Gluten-Free Labeling


“Gluten-free,” “Free of gluten,” “No gluten,” “Without gluten.”

gluten-free-300x300.pngWe’ve all seen these claims on packaged products. Did you know that until last week, when the FDA gluten-free labeling law went into effect, there was no legal standardization for these claims? As of August 5th 2014, any packaged product including dietary supplements placed on store shelves or served in restaurants, that make any of the above claims on their labels, must contain less than 20 parts per million (ppm) gluten. This translates to .57 milligrams of gluten per 1 ounce slice of gluten-free bread and is far below the 50 milligrams most adults with celiac disease have been shown to react to. The law is in congruence with gluten-free labeling laws in Europe and Canada. Gluten-free labeling laws in Australia and New Zealand however, are stricter and require that gluten-free products contain no detectable gluten at all.

Gluten is a protein that naturally occurs in wheat, barley and rye and in crossbreeds of these grains such as triticale. Foods that fall under the FDA rule are defined as “gluten-free” if they are naturally free of gluten; or they contain no gluten-containing grains or their derivatives; or they contain gluten-containing grains and/or their derivatives that have been processed to remove gluten and any unavoidable cross-contamination does not meet or exceed the 20 ppm limit. Cross-contamination can result during all phases of manufacturing including the initial stage of growth as a result of crop rotation in shared soil and later due to contact between gluten and gluten-free products during transport, storage and production.

celiac-certified-gluten-free.pngRegarding compliance, the food industry will be regulating itself and if you feel more confident using products approved by third-party certifications, that remains an option.   It is noteworthy that third-party certifications require stricter standards than the FDA rule.   Namely, the NFCA/GFCP, GFCO, and QAI/NSF International require gluten-free foods to contain less than 10 ppm of gluten and the CSA Seal of Recognition requires less than 5 ppm.

So, what does 20 ppm mean for you? It means that if you have celiac disease and your intestines are in a healed state, you can expect to tolerate normal amounts of industry designated “gluten-free” foods. By this assumption, if you suspect you have non-celiac gluten sensitivity or if you are avoiding gluten for other health reasons, these products are likely safe for you as well. However, gluten sensitivity varies greatly among individuals and if you suspect that even smaller amounts than 20 ppm gluten cause a reaction, your health may benefit by choosing only products that are third-party certified or by avoiding “gluten-free” products altogether. Why else might you want to avoid packaged gluten-free foods? Generally speaking, it’s very likely that they are highly processed and loaded with all kinds of ingredients that may cause inflammation such as sugar, soy, industrial seed oils, excess salt, additives, flavorings, and colorings. Additionally, if you react to gluten, you may be sensitive to gluten cross-reactive foods such as dairy, oats, millet, corn, and rice.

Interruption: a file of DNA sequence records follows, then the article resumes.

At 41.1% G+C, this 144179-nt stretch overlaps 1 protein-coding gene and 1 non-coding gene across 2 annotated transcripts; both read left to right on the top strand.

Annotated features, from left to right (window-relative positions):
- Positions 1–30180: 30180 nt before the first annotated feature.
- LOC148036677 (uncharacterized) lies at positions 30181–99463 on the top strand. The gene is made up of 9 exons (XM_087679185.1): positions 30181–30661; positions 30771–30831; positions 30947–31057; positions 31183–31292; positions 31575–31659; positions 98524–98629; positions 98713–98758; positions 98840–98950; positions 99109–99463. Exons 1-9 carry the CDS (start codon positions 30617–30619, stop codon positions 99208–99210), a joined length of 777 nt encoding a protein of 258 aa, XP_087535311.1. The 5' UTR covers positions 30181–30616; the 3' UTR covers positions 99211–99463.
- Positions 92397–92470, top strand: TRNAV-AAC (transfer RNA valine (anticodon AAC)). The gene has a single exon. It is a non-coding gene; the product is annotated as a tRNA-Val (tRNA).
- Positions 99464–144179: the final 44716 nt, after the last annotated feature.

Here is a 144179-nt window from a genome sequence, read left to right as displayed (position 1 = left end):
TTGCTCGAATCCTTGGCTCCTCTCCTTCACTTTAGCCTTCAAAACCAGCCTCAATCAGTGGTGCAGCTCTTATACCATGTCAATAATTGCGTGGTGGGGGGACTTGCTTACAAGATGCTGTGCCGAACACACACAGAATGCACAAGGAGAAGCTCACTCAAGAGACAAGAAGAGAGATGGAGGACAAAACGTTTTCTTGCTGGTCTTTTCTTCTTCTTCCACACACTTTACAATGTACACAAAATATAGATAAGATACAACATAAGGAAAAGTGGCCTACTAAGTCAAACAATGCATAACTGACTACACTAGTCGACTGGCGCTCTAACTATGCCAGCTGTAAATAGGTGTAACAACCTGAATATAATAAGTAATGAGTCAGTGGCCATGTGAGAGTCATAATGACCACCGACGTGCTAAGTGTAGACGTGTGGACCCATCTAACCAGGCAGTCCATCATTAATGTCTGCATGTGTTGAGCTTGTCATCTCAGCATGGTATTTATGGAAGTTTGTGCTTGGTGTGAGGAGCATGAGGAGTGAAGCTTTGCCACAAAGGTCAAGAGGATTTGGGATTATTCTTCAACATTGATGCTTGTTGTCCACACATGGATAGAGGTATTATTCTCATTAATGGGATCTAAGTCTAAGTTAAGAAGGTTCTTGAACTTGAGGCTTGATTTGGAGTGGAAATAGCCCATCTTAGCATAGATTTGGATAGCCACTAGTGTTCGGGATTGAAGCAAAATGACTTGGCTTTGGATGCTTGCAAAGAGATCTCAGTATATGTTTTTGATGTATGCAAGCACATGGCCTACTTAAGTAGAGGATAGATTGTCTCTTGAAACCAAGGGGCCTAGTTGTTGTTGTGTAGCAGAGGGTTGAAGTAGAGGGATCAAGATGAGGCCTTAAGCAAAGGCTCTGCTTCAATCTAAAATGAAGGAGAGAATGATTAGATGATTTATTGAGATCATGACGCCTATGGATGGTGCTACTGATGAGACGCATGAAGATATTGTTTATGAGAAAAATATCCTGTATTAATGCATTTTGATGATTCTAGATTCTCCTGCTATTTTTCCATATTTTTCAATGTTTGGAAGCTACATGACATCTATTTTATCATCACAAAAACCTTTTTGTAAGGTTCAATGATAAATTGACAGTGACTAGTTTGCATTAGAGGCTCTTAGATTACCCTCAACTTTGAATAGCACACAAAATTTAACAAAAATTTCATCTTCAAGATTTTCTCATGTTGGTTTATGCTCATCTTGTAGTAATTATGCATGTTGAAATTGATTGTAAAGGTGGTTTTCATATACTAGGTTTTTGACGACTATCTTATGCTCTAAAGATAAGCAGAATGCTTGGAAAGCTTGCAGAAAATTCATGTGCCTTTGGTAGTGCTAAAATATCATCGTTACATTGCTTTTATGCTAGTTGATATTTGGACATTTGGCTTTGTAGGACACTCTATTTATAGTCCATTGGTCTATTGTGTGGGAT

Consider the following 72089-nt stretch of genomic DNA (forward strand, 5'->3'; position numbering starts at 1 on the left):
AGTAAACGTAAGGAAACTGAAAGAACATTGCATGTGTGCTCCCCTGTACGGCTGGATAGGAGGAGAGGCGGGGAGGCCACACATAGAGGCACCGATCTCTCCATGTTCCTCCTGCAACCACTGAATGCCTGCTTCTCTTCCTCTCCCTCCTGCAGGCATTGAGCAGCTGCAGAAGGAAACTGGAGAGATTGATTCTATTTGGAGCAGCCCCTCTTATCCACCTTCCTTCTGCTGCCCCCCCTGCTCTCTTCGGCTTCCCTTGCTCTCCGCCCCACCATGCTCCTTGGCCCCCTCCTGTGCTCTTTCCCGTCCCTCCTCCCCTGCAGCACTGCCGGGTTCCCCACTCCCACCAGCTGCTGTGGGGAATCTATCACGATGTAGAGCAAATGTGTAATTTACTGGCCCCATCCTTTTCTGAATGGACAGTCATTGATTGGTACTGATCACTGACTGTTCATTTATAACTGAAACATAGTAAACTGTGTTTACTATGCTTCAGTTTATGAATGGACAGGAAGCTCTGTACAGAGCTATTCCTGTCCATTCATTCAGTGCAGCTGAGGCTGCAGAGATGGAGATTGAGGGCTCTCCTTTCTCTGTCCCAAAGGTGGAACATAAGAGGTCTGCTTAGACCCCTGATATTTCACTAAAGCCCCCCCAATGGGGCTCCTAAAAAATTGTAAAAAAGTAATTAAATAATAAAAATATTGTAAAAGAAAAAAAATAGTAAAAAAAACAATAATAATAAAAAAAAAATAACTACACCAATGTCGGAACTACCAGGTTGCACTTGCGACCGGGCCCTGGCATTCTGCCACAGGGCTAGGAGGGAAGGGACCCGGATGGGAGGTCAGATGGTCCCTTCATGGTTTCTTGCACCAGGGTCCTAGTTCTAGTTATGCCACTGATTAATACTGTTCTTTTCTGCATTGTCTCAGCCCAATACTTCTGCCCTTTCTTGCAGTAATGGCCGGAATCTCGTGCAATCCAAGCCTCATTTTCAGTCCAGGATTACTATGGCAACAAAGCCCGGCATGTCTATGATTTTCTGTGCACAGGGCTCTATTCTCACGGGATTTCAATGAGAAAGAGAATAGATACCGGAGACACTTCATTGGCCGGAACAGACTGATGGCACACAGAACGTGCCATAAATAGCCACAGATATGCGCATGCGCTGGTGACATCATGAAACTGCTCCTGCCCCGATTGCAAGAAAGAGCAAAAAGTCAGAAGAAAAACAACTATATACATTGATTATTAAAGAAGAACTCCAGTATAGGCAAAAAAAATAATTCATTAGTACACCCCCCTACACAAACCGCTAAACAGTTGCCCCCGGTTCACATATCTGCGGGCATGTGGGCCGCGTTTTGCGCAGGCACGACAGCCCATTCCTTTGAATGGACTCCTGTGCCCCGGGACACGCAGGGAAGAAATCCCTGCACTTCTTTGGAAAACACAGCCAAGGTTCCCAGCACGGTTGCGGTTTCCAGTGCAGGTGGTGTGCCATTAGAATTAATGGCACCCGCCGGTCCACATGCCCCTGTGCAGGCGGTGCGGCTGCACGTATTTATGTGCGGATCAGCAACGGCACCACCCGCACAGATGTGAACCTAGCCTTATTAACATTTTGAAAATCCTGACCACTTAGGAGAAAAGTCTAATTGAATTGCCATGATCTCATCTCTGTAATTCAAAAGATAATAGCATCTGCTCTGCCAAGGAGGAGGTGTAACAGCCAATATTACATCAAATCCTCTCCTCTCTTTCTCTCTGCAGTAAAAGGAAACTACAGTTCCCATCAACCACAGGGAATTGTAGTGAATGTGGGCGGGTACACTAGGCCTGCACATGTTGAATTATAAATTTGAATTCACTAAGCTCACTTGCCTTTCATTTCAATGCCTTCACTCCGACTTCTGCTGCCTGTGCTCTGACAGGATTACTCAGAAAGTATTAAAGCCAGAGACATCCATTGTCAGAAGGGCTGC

gluten-free-cert.pngUltimately, you will have to decide if the industry standard is strict enough for you based on your own level of tolerance. Choosing to eat within a Paleo framework can be very healing for those with celiac disease and gluten intolerance because grains and many cross-reactive foods are not included in the diet.  Need guidance? Check out Paleo Plan’s resource materials and easy gluten-free meals. For more information on gluten-free foods, check out this recent post.

Be healthy and happy,


The Paleo Approach: Reverse Autoimmune Disease and Heal Your Body

Catassi C. et al A prospective, double-blind placebo-controlled trial to establish a safe gluten threshold for patients with celiac disease. American Journal of Clinical Nutrition. January 2007; 85(1): 160-166.

Vojdani, A. and Tarash, I. Cross-Reaction between gliadin and different food and tissue antigens, Food Nutr Sci. 2013;4(1):20-32.

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